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46 killed in landslides, floods in Vietnam

By the CNN Wire Staff
  • Landslides and flooding leave 46 dead, 21 missing in central Vietnam
  • Homes of 200,000 people and 8,000 hectares of rice fields are underwater
  • Rescuers saved 18 people after their bus was swept away, but 19 are still missing
  • Two weeks earlier, 66 people in the region died after record-setting rains caused flooding

(CNN) -- The death toll from the latest round of heavy rain and flooding in central Vietnam continues to soar, with 46 people killed and 21 missing, state-run media report.

Rescuers were able to save 18 people whose bus was swept away Monday on the north-south highway 1A through Ha Tinh Province, but 19 people remain unaccounted for, according to VietNamNet.

The homes of 200,000 people are underwater in Nghe An, Ha Tinh and Quang Bing provinces because of floods caused by storms that began October 14, official media report. On Sunday alone, about 30 inches of rain fell in parts of the country.

The storms have hit the southeast Asian nation's agricultural sector hard, with waters inundating 8,000 hectares (31 square miles) of rice fields. Prices of some crops have increased 200 to 500 percent as a result.

This storm follows rains and floods at the beginning of October in Nghe An, Ha Tinh, Quang Bing, Quang Tri and Thua Thien provinces that caused an estimated $137.5 million in damage, according to VietNamNet.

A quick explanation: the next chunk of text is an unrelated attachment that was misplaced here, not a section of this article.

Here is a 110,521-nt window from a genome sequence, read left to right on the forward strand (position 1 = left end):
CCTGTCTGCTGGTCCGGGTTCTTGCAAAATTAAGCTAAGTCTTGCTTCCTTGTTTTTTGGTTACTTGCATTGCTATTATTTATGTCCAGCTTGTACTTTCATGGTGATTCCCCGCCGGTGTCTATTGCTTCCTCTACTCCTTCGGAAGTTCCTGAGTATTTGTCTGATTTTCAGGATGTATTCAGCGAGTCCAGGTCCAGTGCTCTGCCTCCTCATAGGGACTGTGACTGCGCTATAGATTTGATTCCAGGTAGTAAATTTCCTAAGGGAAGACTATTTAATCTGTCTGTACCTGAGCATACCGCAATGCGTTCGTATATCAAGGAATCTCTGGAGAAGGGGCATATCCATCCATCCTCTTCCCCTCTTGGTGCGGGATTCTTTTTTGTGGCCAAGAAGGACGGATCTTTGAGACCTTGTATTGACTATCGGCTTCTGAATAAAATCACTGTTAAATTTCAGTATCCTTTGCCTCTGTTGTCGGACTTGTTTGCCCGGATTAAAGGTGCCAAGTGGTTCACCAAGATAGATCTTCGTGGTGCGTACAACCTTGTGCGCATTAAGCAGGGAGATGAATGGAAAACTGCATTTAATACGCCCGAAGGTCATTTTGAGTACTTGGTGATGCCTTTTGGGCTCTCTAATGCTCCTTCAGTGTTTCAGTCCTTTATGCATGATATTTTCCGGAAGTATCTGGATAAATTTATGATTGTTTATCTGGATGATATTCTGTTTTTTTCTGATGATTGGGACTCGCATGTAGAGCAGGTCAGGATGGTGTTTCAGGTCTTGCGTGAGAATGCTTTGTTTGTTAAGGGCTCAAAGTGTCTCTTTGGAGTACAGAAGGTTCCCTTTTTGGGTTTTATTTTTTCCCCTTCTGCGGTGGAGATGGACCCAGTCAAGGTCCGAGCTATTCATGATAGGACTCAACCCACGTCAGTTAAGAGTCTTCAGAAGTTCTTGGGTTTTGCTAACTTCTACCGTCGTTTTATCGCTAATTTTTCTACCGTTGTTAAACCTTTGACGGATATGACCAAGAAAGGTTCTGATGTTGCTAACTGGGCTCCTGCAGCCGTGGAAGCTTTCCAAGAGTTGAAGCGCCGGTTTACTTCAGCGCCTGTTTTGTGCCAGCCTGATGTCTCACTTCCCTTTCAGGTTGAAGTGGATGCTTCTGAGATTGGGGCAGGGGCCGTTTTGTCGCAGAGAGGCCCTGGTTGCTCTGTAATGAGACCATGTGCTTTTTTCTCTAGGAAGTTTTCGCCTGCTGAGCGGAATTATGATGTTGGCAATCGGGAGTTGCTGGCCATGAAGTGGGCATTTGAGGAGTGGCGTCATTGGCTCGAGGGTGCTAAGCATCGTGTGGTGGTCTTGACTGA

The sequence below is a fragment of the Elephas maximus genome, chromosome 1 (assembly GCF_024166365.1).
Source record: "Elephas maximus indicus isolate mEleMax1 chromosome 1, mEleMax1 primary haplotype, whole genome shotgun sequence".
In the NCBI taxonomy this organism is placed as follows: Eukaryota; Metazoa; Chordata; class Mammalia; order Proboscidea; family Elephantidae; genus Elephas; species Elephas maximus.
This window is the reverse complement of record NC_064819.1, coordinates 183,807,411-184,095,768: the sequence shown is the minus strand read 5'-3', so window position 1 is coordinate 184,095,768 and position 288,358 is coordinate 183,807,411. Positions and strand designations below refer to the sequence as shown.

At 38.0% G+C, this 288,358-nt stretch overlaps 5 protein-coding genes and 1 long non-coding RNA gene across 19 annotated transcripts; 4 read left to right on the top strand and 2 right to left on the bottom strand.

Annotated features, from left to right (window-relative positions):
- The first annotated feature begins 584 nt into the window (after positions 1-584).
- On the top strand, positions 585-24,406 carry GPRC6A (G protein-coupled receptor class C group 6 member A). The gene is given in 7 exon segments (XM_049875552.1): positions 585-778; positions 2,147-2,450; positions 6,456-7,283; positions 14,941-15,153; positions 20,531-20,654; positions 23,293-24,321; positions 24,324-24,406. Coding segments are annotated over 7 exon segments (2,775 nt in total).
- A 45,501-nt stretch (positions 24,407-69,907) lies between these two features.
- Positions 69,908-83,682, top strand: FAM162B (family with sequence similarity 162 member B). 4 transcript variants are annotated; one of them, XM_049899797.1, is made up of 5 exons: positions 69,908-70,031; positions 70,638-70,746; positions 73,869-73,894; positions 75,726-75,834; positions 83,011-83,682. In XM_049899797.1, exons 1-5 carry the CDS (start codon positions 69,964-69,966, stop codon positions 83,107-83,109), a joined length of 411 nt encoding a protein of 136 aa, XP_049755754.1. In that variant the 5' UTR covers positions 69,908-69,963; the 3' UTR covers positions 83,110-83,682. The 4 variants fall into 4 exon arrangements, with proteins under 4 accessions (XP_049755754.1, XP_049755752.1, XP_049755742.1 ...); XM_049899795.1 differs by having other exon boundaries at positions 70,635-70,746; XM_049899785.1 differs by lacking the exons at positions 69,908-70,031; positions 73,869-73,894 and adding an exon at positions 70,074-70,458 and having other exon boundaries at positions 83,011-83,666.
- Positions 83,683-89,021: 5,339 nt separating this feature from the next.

The two rounds of flood calamities have contributed to the deaths of 112 people, reported state-run television network VTV4, which cited Vietnam's Central Steering Committee for Flood and Storm Control as its source.

The Vietnamese government has dispatched 20,000 troops to help with the rescue and recovery process in the latest flooding, with Red Cross staffers from Vietnam, Spain, China, Germany and the United States among those helping the cause, reported VietNamNet.

The number of fatalities has climbed significantly in recent days. On Monday, state-run media were reporting that at least 20 people had died.

A flood and landslide warning remains in effect for much of the region, with water levels dangerously high in the Ca River in Nghe An province and the Ngan Sau River in Ha Tinh province. Landslides have already dumped tons of dirt and debris, clogging the Pe Ke mountain pass and parts of the Ho Chi Minh Highway.

And the situation might get worse, as Typhoon Megi, also known as Typhoon Juan, barrels across the South China Sea after killing 11 people in the Philippines. Besides rain, the National Centre for Hydrometeorological Forecasting forecasts strong winds, big waves and rough seas over the next several days.